Government News
N.Y. Consumers to Get Better Explanations When Coverage Denied
Psychiatric News
Volume 37 Number 3 page 17-17

Last October New York State Attorney General Eliot Spitzer announced a set of agreements that will enable consumers to challenge denial of coverage by health maintenance organizations (HMOs).

The agreements with six of the state’s largest health insurance plans require HMOs to spell out the specific reasons for denying a treatment deemed "not medically necessary." Under current law, plans are required to disclose the reasons and clinical rationale they use to deny coverage, but have done so only in the most general terms, according to Spitzer. Consumers will now be told the specific medical findings on which the plans relied to support denials of service.

Seth Stein, J.D., executive director of the New York State Psychiatric Association, said, "The settlement is certainly a welcome development. We have been meeting with the attorney general and others for at least four years about problems related to denials of service. The kind of computer-generated responses doctors were receiving about reasons for denial made appeals very difficult."

The health plans are Aetna/U.S. HealthCare Inc./Prudential Health Plan of Hartford, Conn.; Excellus Health Plans Inc. of Rochester; Group Health Inc. of Manhattan; HIP Health Plan of Greater NY Inc.; Oxford Health Plans of Trumbull, Conn.; and Vytra Health Plans of Long Island Inc.

Staff of Spitzer’s Health Care Bureau examined how HMOs authorized or denied care during the period from January 1, 1999, through June 30, 1999. This examination, said Spitzer in a press release, "revealed that these plans were refusing to pay for extended hospital stays and recommended treatment for anxiety, depression, and substance abuse, while offering nothing more than a generic phrase to justify the denial of such claims."

Some doctors treating addicted or suicidal patients were told that plans would no longer pay for the care they recommended at psychiatric hospitals because "the proposed service or treatment was not medically necessary."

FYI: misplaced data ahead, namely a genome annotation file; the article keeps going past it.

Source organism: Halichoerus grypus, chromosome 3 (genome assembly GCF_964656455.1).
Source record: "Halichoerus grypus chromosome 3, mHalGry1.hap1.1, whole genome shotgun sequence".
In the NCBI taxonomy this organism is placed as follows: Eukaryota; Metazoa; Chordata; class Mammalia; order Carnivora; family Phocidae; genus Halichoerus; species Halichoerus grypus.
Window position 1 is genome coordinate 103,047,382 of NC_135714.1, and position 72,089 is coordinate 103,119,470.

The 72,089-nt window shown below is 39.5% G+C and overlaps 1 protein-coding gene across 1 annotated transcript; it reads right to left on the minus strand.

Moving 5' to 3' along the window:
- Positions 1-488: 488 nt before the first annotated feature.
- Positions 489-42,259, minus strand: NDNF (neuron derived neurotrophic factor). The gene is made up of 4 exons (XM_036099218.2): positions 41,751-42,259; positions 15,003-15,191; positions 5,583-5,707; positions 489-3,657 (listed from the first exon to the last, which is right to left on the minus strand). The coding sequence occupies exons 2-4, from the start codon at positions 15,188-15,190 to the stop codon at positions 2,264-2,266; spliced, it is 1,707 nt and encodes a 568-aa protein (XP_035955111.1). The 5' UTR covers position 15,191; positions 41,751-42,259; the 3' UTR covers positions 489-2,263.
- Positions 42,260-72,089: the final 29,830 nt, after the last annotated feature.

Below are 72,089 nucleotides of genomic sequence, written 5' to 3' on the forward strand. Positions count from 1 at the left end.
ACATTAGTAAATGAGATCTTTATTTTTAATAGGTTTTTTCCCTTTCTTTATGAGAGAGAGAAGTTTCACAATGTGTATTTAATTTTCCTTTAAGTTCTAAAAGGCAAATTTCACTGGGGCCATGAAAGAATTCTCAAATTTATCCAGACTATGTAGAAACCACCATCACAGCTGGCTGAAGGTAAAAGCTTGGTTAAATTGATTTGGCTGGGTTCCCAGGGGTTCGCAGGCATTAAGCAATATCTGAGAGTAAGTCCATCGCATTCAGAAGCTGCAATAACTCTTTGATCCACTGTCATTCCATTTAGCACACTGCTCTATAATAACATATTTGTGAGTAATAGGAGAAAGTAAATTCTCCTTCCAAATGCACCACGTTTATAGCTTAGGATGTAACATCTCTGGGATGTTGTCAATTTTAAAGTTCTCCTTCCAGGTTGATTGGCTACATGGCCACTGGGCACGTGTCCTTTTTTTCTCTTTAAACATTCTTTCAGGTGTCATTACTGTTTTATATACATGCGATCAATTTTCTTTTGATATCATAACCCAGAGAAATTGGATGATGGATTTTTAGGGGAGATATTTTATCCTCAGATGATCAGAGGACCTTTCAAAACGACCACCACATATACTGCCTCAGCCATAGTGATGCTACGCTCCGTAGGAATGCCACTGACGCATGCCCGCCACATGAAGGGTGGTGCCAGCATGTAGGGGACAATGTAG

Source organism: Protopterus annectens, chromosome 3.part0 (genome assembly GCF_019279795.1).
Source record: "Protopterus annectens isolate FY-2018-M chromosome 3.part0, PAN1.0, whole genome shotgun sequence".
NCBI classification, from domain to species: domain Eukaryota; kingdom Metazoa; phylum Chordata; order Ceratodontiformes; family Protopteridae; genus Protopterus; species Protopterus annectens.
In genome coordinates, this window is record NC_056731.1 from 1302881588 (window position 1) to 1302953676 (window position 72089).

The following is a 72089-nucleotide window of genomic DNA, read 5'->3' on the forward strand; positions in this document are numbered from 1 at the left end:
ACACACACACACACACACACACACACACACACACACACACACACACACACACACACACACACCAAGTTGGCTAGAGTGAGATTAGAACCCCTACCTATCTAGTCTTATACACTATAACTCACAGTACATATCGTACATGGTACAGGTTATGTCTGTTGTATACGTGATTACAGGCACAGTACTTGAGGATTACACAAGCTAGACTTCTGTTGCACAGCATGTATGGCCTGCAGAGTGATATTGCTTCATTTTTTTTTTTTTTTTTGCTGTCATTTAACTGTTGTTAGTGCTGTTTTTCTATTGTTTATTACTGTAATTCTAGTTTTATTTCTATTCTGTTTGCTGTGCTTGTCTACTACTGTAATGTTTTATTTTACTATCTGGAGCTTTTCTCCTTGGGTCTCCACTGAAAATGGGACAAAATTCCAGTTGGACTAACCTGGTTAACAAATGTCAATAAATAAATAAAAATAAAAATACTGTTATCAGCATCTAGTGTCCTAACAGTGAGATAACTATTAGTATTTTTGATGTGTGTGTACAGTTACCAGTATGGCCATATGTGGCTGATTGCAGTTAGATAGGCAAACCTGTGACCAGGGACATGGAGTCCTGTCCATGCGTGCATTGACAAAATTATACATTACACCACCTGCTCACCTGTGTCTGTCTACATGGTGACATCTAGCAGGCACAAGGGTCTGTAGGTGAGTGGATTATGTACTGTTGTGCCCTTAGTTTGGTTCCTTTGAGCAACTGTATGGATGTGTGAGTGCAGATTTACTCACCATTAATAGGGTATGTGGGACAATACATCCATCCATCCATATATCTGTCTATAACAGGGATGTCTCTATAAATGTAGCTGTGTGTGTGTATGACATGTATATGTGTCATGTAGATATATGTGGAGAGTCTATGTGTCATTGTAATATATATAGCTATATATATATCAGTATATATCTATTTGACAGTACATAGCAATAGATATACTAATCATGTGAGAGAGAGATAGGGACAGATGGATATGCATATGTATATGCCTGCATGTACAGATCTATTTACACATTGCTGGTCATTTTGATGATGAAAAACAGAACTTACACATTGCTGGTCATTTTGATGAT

The health plans have also agreed to:

• ensure that any company hired to conduct utilization review for a health plan complies with the terms of the agreement with the attorney general’s office and with state laws;

• disclose to patients and their doctors that under the state’s utilization review law, a plan’s failure to meet the statutory deadlines for processing an appeal will result in an automatic reversal of the denial. When a plan does not meet the deadline, it must notify the consumer that the denial was reversed;

• comply with all the provisions for monitoring by the attorney general’s Health Care Bureau, including maintaining complete and accurate records related to each denial; and,

• contribute $1 million to cover the costs of the attorney general’s investigation.

Spitzer said his office will monitor HMOs for at least a two-year period to ensure that the plans comply with the terms of the agreement.

According to Donald Moy, J.D., general counsel of the Medical Society of the State of New York (MSSNY), the settlement will not affect the society’s lawsuits against six managed care companies that together account for almost half of the managed care contracts controlling patient care in New York.

Those suits (Psychiatric News, October 19, 2001) charge the companies with "continual arbitrary denial of medically necessary care, capricious reductions in reimbursement claims, subjective downcoding and bundling of claims, as well as utilization of computer programs that deny claims based on arbitrary guidelines."

The MSSNY suit also cites "the failure of carriers to provide adequate staffing for the volume of claims being submitted and their failure to provide information to physicians about how claims decisions are made."

Moy told Psychiatric News that four of the six insurance companies have sued to shift the cases to federal courts and that no action on the merits of the cases is expected in the near future. He mentioned, however, a recent favorable ruling in Connecticut in which a state court had decided that medical societies have the right to sue insurance companies. ▪

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